Paints or inks with these characteristics are commercially available from DuPont Electronics of TABY Sweden as CB polymer thick film pastes. For example, CB210 Copper-conductor Polymer Thick Film paste, is particularly suitable for use on flexible substrates. Alternatively, paints or inks can be manufactured by compounding finely divided electrically conductive materials, such as metal powder, conductive carbon-black or graphite, in a resin base to yield a electrically conductive paint with good adhesive properties. The inductance of these paints or inks may optionally use conventional techniques providing a ferro-magnetic core. For example, the inductance may be enhanced by applying a ferrite composite material in the open center portion of the conductor coil. Materials that are suitable can be manufactured by mixing together a binder polymer such as CB018 UV curable dielectric and ferrite material which is conventionally used in similar applications in electronics as is well known by those versed in the art. Alternatively Ferrite Powder Composites (FPC) manufactured by Siemens, Federal Republic of Germany may be used.
 In another embodiment of the present invention, the conducting pattern or patterns comprise metallic foil coils. Use of such coils, connected directly to one another and/or a separate contact electrode, in resonant radio frequency tags is well established and described by Appalucci et al. in references such as WO 92/21113 and U.S. Pat. Nos. 5,841,350, 5,861,809 and 5,142,270. Standard techniques for preparation of foil coils for use in resonant tags include, but are not limited to, chemical etching, extrusion of foils, or stamping of foils. Various metallic foils can be used to produce the conducting patterns of the tag. For example, metallic copper foils can be used. Aluminum foils are also suitable. Such foils are commercially available which are useful materials for the making of resonant circuits such as tags. Other foils used commonly in the food packaging industry as impermeable packaging materials can also be used.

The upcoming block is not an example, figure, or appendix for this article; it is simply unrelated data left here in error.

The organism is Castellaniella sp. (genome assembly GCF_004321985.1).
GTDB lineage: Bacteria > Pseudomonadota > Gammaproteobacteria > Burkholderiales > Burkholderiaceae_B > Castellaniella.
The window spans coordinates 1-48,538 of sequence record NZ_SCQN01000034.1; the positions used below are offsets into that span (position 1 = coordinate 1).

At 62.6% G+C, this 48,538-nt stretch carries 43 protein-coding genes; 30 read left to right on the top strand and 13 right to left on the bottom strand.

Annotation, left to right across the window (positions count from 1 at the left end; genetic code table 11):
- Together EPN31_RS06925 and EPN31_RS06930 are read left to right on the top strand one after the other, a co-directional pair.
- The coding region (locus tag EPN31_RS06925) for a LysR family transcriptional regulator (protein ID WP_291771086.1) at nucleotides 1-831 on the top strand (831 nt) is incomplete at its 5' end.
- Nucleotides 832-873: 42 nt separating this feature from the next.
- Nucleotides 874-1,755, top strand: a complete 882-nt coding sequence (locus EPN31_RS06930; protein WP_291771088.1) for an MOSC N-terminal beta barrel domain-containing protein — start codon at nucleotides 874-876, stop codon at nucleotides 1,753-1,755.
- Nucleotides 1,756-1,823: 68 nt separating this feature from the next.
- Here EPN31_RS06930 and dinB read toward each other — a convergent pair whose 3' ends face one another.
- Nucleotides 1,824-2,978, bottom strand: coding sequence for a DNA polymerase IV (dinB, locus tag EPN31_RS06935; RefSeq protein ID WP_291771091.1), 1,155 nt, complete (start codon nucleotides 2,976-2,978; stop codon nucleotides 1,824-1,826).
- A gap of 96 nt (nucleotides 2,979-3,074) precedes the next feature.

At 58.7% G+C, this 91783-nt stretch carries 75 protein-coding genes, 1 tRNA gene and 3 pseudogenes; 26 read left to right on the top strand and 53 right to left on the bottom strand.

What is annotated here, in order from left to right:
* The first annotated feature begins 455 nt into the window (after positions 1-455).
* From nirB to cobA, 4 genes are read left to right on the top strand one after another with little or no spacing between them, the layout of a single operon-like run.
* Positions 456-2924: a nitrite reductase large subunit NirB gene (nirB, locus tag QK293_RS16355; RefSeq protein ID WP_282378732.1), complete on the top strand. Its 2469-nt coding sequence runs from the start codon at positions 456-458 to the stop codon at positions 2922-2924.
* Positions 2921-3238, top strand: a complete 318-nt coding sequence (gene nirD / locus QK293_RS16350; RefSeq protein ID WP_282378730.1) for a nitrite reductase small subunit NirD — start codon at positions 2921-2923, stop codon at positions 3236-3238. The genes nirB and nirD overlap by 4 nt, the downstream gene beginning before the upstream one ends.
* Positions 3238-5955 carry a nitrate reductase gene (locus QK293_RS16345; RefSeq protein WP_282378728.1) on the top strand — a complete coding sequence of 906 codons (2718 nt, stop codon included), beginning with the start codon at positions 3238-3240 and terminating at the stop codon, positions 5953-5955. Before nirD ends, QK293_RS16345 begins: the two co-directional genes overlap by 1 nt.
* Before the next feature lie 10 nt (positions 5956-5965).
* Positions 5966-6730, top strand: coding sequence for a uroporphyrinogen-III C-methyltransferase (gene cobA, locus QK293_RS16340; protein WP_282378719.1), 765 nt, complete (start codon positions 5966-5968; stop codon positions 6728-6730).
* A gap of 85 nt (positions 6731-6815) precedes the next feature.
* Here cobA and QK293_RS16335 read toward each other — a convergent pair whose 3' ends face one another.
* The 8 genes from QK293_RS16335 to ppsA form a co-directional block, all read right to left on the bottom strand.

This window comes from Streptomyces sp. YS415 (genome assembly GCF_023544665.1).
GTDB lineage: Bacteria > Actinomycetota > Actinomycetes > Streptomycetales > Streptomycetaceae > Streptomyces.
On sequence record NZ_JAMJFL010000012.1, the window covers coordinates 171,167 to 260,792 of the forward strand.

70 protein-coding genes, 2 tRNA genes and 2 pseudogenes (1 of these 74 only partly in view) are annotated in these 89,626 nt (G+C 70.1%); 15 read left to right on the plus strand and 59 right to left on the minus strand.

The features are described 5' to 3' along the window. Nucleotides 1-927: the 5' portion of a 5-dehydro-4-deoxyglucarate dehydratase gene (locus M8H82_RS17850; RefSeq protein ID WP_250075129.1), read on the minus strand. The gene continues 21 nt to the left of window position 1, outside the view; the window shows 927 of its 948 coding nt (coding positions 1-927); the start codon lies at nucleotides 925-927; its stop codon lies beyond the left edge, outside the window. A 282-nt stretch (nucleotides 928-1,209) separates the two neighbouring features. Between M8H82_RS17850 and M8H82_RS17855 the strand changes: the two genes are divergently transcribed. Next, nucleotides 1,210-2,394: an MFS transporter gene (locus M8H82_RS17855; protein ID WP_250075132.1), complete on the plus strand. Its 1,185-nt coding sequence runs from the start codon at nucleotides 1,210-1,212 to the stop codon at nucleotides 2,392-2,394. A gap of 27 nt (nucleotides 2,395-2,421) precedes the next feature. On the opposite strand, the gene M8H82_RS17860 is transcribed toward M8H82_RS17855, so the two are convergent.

Composite foil coils can also be used. For example, a composite foil coil designated A15Cu composite foil can be used. This composition foil comprises a layer of 12 microns thickness of polyethylene-terephthalate (PET) on which a layer of polyethylene (PE) is applied. The PE layer has a thickness corresponding to a distributed weight of 12 grams per square meter. Subsequent superimposition of a layer of copper foil having a thickness of 15 microns provides the conductive material of the conducting pattern of the tag. The final layer of the metallic composite foil is composed of Surlyn 1562 ionomer (E. I. Dupont, Wilmington. Del. USA). The Surlyn layer has a weight of 55 grams per square meter and has the function of providing a hot-melt adhesive in the subsequent assembly step in which the patterns in the set are bonded to a dielectric film to form the tag.
 In yet another embodiment of the present invention, wherein multiple conducting patterns are used in the resonant circuit, one or more of the conducting patterns may comprise a polymeric conducting paint or ink and one or more of the conducting patterns may comprise a metallic foil coil.